Despite the extensive stockings, relatively few West Virginia waters harbor wild, reproducing rainbow-trout populations. Before alkaline drainage from abandoned coal mines created ideal conditions in several southern streams, the number of Mountain State waters where rainbows were able to reproduce could be counted on one hand. Now, according to Shingleton, more than 20 streams have spawning populations.
"It's been a recent phenomenon, within the last 10 to 15 years, but rainbows are now reproducing in several McDowell, Wyoming and Logan county streams," he said.
Fisheries scientists used to believe rainbows were close relatives of brown, cutthroat and other dark-spotted trout. DNA research showed, however, that both rainbows and cutthroats are much more closely akin to coho, Chinook and other Pacific salmon species.
The grouping makes sense behaviorally as well as genetically. Like salmon, young rainbows in streams that feed into lakes or oceans tend to run downstream, mature in open water, and then return to their home streams to spawn. Migrating rainbows are called steelhead.
West Virginia has no steelhead fisheries, but good steelhead fishing can be found nearby in the Lake Erie tributaries of western Pennsylvania and northeastern Ohio, as well as the Lake Ontario tributaries of western New York.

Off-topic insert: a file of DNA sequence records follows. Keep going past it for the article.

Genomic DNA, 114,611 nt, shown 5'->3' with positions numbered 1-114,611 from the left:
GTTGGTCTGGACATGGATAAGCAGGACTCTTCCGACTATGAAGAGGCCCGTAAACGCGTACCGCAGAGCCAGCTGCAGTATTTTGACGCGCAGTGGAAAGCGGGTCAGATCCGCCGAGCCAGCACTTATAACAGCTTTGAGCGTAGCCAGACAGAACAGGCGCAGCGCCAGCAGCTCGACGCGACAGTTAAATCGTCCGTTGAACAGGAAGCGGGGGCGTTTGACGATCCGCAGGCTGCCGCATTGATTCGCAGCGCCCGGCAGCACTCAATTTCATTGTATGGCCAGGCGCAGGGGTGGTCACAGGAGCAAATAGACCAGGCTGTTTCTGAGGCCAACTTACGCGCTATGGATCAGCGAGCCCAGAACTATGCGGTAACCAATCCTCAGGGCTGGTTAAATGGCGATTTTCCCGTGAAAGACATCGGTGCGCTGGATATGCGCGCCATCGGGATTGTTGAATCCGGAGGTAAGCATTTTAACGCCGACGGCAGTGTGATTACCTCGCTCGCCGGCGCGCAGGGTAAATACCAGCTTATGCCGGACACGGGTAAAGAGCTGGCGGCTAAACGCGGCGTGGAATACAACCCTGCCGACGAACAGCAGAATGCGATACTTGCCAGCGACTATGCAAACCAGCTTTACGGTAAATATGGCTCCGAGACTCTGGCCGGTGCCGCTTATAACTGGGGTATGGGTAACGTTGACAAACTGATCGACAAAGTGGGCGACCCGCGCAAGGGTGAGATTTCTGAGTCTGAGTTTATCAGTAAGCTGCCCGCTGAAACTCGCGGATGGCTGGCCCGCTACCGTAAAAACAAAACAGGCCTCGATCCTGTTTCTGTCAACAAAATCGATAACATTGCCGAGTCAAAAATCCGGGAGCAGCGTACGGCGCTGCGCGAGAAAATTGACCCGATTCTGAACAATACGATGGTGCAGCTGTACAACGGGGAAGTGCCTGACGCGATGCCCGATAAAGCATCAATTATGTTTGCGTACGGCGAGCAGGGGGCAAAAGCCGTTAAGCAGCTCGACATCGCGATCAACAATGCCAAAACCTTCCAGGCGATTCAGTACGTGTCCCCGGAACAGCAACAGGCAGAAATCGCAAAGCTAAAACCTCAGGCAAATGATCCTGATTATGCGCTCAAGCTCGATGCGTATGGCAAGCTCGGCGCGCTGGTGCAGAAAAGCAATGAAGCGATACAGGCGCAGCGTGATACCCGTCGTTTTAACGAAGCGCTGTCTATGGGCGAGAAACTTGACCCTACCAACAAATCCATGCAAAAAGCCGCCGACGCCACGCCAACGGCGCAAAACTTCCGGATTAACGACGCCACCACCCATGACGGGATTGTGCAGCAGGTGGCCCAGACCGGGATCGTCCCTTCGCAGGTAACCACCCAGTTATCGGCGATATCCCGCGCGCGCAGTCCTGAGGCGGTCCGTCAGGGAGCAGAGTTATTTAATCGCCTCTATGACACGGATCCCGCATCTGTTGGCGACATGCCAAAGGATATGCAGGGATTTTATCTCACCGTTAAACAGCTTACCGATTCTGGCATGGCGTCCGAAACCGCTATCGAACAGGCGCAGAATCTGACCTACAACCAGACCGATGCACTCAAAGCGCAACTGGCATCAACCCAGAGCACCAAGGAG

Mountain State anglers' best bets for rainbows include streams that receive weekly stockings between March and the end of May - the Cranberry River, the Elk River above Webster Springs, the South Branch near Franklin, the North Fork of the South Branch, Shavers Fork and the Williams River.
West Virginia's stocked rainbows average almost 11 inches in length, and hatchery crews almost always toss in a few 3- to 8-pound "brood rainbows" for variety.
In 1963, DNR officials introduced what they called the "Centennial golden trout," and have stocked them ever since. Those "goldens" are actually rainbow trout that lack melanin, the pigment that gives the species its dark spots and overall greenish color.
For some reason, those butter-colored rainbows seem to be more difficult to catch than their natural-colored brethren. Savvy anglers treat goldens as "indicator fish" and cast all around them, knowing that well-camouflaged rainbows probably lurk not far away.
Their reward comes when one of those hidden treasures takes the bait and, feeling the hook, vaults skyward in an aerial display worthy of the nickname "trout on the flying trapeze."
Reach John McCoy at 304-348-1231 or johnmc...@wvgazette.com.